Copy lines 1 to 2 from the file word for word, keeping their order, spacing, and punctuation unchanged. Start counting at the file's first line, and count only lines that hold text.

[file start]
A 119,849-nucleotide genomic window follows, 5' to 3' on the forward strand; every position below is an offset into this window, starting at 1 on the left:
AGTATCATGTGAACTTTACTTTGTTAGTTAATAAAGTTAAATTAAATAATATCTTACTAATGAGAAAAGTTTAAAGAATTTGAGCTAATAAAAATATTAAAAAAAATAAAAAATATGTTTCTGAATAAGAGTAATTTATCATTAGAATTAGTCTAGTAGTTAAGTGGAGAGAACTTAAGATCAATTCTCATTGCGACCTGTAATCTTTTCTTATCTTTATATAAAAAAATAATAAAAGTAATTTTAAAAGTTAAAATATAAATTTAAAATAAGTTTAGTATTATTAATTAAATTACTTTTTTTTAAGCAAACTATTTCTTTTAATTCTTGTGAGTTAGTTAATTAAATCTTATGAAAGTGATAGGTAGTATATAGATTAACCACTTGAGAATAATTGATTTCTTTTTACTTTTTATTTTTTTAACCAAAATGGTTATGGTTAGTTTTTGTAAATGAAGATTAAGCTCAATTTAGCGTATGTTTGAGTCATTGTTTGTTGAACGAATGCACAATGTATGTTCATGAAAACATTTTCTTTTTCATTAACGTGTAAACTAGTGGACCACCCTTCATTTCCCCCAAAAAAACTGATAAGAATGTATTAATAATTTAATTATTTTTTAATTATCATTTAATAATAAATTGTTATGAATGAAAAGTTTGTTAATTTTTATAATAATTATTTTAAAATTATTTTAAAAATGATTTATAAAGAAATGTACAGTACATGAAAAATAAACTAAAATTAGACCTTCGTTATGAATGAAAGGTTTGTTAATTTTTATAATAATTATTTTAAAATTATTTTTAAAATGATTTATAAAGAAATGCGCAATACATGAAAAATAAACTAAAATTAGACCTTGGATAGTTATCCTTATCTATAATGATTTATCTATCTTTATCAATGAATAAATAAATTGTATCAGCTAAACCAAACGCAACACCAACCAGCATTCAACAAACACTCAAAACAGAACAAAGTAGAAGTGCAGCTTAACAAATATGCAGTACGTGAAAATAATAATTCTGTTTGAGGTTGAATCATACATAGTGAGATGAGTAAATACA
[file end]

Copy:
A 119,849-nucleotide genomic window follows, 5' to 3' on the forward strand; every position below is an offset into this window, starting at 1 on the left:
AGTATCATGTGAACTTTACTTTGTTAGTTAATAAAGTTAAATTAAATAATATCTTACTAATGAGAAAAGTTTAAAGAATTTGAGCTAATAAAAATATTAAAAAAAATAAAAAATATGTTTCTGAATAAGAGTAATTTATCATTAGAATTAGTCTAGTAGTTAAGTGGAGAGAACTTAAGATCAATTCTCATTGCGACCTGTAATCTTTTCTTATCTTTATATAAAAAAATAATAAAAGTAATTTTAAAAGTTAAAATATAAATTTAAAATAAGTTTAGTATTATTAATTAAATTACTTTTTTTTAAGCAAACTATTTCTTTTAATTCTTGTGAGTTAGTTAATTAAATCTTATGAAAGTGATAGGTAGTATATAGATTAACCACTTGAGAATAATTGATTTCTTTTTACTTTTTATTTTTTTAACCAAAATGGTTATGGTTAGTTTTTGTAAATGAAGATTAAGCTCAATTTAGCGTATGTTTGAGTCATTGTTTGTTGAACGAATGCACAATGTATGTTCATGAAAACATTTTCTTTTTCATTAACGTGTAAACTAGTGGACCACCCTTCATTTCCCCCAAAAAAACTGATAAGAATGTATTAATAATTTAATTATTTTTTAATTATCATTTAATAATAAATTGTTATGAATGAAAAGTTTGTTAATTTTTATAATAATTATTTTAAAATTATTTTAAAAATGATTTATAAAGAAATGTACAGTACATGAAAAATAAACTAAAATTAGACCTTCGTTATGAATGAAAGGTTTGTTAATTTTTATAATAATTATTTTAAAATTATTTTTAAAATGATTTATAAAGAAATGCGCAATACATGAAAAATAAACTAAAATTAGACCTTGGATAGTTATCCTTATCTATAATGATTTATCTATCTTTATCAATGAATAAATAAATTGTATCAGCTAAACCAAACGCAACACCAACCAGCATTCAACAAACACTCAAAACAGAACAAAGTAGAAGTGCAGCTTAACAAATATGCAGTACGTGAAAATAATAATTCTGTTTGAGGTTGAATCATACATAGTGAGATGAGTAAATACA